As the dust is settling after May’s European Parliament elections, some signs for change and opportunities for concrete progressive action are becoming visible. But despite these reassuring signs of progress towards building a more sustainable world, we are still missing essential pieces to the puzzle.
Director at CONCORD Europe
Let’s start with the good news: after years of increasing apathy towards EU politics, voter turnout has risen to almost 51% – the highest rate in 25 years. In the run-up to these elections, CONCORD has continuously raised its voice on the importance of active political participation for our progressive cause. This increase in voter turnout is a most welcome sign that people understand that we can only solve the most pressing issues of our time – be it growing global inequalities, climate change, divisive politics or economic instability – if we collaborate from the local to the global level. And an important element in this process is voting for progressive politicians.
So, which direction did voters take in trying to solve these issues? Who did they put their trust in choosing the way forward? The significant losses of both traditional centre left and centre right parties, and the loss of their combined majority, shows that voters do desire politics to leave the beaten path and take a new direction.
One such new direction is green: as the Green Party gained votes throughout the EU – most notably in the industrial powerhouse Germany – we see that a large demographic calls for finally pulling the emergency cord on the high-speed train of climate change. The Greens’ success also shows an increasing desire for gender equality, tolerance and inclusiveness. All those trends are more than welcome.
The other direction is more worrying: even though at EU level the far-right did not achieve the landslide victory occasionally predicted, the situation in for example Italy and France must not be relativised. When going forward in implementing progressive policies in the European Parliament, it must be with the consideration of those people who have felt behind by globalism, urbanisation, elitism, digitalisation or neoliberalism, those who do not believe that European solidarity can be the solution to their individual struggles. Some of these people’s attention may have been courted and captured by nationalist populists and it is on progressive leaders to now convince them that the European Union’s policies can be beneficial for everyone.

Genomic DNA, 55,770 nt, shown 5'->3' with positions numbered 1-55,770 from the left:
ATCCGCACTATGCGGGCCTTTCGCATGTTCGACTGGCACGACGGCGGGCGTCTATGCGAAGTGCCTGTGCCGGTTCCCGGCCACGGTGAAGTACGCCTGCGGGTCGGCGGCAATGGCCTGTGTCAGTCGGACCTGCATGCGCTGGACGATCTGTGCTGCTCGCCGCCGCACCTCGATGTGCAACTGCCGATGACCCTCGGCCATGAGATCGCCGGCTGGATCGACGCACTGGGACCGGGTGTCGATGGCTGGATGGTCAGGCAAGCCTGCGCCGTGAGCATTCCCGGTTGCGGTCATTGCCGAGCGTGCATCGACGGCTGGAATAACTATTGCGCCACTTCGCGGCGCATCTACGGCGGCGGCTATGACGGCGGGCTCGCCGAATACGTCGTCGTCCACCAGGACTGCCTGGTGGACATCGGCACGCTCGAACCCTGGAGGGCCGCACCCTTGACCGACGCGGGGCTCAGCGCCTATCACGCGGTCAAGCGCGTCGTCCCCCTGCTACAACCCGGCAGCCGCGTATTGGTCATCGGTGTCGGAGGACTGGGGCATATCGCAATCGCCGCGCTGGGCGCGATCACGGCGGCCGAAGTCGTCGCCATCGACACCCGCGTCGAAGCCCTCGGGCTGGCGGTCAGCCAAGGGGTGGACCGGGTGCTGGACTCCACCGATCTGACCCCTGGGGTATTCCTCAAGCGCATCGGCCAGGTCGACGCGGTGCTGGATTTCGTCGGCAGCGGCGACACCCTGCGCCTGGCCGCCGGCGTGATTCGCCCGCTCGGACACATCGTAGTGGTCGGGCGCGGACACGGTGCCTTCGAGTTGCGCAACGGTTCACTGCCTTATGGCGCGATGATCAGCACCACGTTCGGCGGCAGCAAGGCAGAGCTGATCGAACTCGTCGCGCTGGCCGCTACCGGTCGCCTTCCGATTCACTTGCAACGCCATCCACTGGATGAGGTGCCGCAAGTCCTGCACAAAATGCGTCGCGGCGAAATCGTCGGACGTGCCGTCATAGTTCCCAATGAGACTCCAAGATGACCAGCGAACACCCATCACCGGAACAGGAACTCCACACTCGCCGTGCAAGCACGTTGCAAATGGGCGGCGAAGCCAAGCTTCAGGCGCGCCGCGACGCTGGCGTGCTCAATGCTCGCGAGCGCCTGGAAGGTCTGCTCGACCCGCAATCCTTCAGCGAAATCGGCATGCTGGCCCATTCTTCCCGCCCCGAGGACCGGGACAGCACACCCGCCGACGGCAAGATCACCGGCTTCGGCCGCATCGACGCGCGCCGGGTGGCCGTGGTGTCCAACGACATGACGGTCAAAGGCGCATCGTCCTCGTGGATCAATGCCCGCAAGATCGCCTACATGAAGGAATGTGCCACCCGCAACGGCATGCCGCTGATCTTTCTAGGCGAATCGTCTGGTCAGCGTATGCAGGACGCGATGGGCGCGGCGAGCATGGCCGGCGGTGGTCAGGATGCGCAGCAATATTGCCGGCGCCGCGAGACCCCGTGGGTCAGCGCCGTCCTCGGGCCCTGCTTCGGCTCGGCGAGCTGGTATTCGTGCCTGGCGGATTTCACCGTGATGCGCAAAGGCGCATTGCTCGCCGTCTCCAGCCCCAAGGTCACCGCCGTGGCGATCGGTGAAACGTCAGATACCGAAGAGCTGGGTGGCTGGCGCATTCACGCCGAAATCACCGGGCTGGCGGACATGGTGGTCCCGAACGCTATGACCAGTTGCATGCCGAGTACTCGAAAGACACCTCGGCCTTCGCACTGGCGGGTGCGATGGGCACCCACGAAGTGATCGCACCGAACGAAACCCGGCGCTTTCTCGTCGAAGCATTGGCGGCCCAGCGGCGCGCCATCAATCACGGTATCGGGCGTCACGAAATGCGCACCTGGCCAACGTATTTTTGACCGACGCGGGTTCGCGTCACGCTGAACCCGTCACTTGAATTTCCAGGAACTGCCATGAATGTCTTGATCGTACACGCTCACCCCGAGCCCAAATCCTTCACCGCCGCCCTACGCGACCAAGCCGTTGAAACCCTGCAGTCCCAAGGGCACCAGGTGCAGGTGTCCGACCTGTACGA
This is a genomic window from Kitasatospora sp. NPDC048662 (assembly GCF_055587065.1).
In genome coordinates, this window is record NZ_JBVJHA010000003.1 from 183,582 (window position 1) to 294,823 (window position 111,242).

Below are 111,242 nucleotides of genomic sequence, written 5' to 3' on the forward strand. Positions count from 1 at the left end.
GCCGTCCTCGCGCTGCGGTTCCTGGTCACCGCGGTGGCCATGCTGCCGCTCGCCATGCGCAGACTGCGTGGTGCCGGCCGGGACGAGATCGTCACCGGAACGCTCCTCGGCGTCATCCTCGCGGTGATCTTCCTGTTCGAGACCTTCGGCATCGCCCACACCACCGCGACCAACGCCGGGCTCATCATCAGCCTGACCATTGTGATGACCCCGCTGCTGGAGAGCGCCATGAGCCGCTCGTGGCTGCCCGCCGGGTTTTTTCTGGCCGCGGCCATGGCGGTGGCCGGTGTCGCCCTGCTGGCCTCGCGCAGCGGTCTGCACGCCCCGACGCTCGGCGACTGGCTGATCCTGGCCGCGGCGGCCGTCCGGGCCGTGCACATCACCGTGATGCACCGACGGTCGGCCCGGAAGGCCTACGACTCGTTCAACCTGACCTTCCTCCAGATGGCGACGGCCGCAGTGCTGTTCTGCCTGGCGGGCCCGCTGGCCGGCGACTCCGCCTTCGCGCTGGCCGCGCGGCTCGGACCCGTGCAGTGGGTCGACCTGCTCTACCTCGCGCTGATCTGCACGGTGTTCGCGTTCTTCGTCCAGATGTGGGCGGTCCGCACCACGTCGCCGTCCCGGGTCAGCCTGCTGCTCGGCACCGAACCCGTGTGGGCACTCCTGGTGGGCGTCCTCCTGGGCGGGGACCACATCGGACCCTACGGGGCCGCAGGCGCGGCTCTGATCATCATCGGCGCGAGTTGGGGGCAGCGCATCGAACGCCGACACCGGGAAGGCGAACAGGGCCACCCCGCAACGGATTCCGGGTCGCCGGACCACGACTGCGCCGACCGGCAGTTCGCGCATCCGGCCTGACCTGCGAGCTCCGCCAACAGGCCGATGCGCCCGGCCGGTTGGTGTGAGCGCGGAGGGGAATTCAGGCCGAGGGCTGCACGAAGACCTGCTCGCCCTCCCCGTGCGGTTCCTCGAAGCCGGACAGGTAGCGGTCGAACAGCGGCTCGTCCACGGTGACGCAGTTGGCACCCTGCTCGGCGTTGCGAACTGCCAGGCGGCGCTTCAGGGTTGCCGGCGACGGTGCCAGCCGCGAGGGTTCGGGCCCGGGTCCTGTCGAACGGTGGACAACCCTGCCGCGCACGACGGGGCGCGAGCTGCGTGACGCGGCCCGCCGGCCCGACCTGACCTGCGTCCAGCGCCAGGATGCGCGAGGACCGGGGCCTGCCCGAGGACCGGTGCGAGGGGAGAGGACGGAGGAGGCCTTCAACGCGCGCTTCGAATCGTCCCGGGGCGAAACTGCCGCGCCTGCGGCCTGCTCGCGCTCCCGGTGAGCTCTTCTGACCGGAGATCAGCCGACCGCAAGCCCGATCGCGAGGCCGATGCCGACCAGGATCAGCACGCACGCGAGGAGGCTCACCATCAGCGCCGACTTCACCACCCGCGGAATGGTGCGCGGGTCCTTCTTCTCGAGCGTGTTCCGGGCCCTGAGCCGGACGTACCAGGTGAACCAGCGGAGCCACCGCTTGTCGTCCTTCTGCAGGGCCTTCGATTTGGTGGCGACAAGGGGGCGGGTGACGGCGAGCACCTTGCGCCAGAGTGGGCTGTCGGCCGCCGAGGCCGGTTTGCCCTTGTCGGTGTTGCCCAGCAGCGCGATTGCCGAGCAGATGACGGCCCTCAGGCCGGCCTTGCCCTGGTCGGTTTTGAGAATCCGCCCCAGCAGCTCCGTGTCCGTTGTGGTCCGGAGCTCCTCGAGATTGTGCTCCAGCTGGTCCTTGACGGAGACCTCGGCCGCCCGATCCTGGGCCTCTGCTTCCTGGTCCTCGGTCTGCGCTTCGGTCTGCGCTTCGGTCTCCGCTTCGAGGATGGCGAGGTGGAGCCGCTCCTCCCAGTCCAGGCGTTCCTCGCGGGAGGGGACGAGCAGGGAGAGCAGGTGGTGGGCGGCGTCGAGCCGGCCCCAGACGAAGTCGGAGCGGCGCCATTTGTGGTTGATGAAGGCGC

Which brings me to my last point: in order to leave no one behind, we need to stop this trend of rising inequalities within and outside of Europe – and for that, we need a radical paradigm shift in our economic system so that it actually puts people and planet first. Unfortunately, none of the parties are openly espousing that – just like the hopeful spitzenkandidaten. A nod to inequalities, but no radical re-think. Despite the discrediting of the myth of (GDP) growth being the answer to all our ills , neither the electorate nor the elected are openly challenging the growth-paradigm. For some reason, the illusion that the well-being of all people could be achieved through economic success of a handful of CEOs persists.
Tackling climate justice is crucial, but let us not stop there. Let us take on an overarching sustainable development strategy and through it create an alternative social and economic system that provides a level playing field for all people worldwide. Only in that way can we ensure ecological and political stability.